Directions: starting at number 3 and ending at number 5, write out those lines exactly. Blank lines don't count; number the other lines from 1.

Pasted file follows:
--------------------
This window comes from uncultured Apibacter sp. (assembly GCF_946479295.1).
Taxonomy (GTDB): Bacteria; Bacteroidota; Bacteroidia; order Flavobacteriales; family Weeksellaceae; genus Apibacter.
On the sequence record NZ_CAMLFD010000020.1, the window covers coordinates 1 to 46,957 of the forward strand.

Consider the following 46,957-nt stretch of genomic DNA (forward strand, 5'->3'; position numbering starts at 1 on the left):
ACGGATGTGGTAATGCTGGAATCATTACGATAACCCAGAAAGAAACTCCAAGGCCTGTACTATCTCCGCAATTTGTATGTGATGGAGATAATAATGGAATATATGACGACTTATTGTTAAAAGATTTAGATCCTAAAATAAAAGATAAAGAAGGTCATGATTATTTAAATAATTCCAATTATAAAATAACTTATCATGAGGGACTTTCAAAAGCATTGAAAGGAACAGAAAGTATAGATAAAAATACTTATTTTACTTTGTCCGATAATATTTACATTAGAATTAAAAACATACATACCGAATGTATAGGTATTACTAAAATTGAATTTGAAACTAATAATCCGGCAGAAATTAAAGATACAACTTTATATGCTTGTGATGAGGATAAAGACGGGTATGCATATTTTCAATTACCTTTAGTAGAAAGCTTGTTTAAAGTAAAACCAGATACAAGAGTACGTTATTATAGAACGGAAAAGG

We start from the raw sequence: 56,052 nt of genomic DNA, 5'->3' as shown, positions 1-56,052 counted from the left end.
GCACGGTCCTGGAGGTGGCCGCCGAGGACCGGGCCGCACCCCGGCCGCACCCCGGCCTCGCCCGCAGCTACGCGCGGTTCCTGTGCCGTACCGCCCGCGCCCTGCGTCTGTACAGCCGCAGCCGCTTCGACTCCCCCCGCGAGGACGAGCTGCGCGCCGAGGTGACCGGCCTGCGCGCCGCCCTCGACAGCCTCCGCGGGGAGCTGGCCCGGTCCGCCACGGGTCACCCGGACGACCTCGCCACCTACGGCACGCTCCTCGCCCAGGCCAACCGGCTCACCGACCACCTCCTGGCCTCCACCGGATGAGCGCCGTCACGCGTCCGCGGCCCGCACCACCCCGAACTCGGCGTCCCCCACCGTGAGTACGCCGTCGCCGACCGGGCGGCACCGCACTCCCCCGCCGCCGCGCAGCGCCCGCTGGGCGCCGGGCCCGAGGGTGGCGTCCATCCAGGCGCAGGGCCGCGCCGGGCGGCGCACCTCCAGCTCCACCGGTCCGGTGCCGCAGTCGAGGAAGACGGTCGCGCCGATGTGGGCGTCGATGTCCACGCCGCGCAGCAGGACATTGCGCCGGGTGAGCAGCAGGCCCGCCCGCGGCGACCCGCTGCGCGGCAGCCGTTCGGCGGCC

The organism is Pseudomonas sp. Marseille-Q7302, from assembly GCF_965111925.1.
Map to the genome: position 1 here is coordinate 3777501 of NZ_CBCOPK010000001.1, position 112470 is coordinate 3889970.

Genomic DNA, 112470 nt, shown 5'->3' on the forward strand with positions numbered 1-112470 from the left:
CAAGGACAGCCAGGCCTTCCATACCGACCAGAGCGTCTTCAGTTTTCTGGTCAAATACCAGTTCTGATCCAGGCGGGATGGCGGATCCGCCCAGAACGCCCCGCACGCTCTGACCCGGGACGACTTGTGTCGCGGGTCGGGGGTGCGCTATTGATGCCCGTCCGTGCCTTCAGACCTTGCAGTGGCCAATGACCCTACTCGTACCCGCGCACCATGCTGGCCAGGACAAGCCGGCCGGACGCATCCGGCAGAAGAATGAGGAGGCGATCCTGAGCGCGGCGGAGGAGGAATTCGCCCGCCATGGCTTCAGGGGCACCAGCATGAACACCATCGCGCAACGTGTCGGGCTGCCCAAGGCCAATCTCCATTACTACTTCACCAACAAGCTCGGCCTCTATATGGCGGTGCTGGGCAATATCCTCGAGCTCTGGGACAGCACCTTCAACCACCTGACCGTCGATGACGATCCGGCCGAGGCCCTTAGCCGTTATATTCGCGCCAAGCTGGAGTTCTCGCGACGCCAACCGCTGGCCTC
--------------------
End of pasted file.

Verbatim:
On the sequence record NZ_CAMLFD010000020.1, the window covers coordinates 1 to 46,957 of the forward strand.

Consider the following 46,957-nt stretch of genomic DNA (forward strand, 5'->3'; position numbering starts at 1 on the left):
ACGGATGTGGTAATGCTGGAATCATTACGATAACCCAGAAAGAAACTCCAAGGCCTGTACTATCTCCGCAATTTGTATGTGATGGAGATAATAATGGAATATATGACGACTTATTGTTAAAAGATTTAGATCCTAAAATAAAAGATAAAGAAGGTCATGATTATTTAAATAATTCCAATTATAAAATAACTTATCATGAGGGACTTTCAAAAGCATTGAAAGGAACAGAAAGTATAGATAAAAATACTTATTTTACTTTGTCCGATAATATTTACATTAGAATTAAAAACATACATACCGAATGTATAGGTATTACTAAAATTGAATTTGAAACTAATAATCCGGCAGAAATTAAAGATACAACTTTATATGCTTGTGATGAGGATAAAGACGGGTATGCATATTTTCAATTACCTTTAGTAGAAAGCTTGTTTAAAGTAAAACCAGATACAAGAGTACGTTATTATAGAACGGAAAAGG